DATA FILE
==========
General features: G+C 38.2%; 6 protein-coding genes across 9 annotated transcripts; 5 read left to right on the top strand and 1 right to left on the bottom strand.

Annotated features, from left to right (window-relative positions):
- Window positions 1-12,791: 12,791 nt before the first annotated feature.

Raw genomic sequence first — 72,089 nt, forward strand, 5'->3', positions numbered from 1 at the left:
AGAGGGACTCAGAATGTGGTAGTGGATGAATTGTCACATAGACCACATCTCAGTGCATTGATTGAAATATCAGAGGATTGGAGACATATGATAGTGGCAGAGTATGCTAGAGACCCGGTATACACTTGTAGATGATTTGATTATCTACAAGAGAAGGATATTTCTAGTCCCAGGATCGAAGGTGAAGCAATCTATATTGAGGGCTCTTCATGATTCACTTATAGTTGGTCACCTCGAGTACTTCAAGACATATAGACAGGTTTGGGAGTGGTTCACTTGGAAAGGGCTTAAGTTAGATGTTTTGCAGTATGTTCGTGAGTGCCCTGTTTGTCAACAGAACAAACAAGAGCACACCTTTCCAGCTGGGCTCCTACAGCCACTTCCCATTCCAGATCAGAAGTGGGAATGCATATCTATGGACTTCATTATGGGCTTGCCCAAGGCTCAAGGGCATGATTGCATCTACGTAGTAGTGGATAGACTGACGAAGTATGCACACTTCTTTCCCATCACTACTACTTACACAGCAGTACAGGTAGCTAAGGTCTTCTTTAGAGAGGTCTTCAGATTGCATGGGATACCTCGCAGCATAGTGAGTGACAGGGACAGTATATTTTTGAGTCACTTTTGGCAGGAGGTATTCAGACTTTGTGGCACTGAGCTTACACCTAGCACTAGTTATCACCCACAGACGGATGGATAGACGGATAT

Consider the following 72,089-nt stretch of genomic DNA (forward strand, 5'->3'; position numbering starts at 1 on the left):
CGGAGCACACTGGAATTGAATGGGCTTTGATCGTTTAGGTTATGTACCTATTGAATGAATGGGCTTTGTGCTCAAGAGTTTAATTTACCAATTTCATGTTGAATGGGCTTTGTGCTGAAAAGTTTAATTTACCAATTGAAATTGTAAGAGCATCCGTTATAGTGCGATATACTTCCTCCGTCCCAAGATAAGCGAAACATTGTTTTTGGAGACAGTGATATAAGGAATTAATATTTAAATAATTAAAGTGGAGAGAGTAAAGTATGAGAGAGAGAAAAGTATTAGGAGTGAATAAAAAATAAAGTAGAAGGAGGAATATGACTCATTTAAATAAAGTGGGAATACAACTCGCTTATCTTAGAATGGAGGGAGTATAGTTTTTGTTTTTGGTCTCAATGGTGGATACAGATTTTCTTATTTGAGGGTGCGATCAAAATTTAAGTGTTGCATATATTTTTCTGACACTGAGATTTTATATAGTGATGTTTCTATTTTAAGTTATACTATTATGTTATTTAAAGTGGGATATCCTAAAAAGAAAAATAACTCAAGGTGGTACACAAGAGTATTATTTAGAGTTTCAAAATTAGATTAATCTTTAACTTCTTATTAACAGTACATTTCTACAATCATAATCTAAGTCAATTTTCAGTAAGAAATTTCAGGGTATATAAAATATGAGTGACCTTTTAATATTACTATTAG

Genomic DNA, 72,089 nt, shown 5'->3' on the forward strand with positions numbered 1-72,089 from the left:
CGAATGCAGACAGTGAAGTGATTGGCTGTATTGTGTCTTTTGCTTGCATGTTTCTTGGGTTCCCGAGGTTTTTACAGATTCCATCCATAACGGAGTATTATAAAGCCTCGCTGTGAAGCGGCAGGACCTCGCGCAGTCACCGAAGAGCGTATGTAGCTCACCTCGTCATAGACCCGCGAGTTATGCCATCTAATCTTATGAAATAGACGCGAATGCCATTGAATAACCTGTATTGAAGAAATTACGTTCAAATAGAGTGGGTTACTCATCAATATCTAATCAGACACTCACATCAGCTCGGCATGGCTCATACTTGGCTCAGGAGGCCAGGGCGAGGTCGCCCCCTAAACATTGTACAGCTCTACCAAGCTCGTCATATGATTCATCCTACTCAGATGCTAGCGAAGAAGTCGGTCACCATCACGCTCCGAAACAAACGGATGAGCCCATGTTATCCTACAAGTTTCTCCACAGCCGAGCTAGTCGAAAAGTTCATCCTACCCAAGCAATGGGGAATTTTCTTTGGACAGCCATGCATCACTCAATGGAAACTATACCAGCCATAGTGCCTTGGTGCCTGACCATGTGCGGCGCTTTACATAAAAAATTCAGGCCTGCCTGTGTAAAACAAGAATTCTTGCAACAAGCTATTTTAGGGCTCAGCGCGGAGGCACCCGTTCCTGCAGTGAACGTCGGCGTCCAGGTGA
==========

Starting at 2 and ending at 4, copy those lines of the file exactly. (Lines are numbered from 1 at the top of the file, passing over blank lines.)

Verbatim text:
Annotated features, from left to right (window-relative positions):
- Window positions 1-12,791: 12,791 nt before the first annotated feature.

Raw genomic sequence first — 72,089 nt, forward strand, 5'->3', positions numbered from 1 at the left: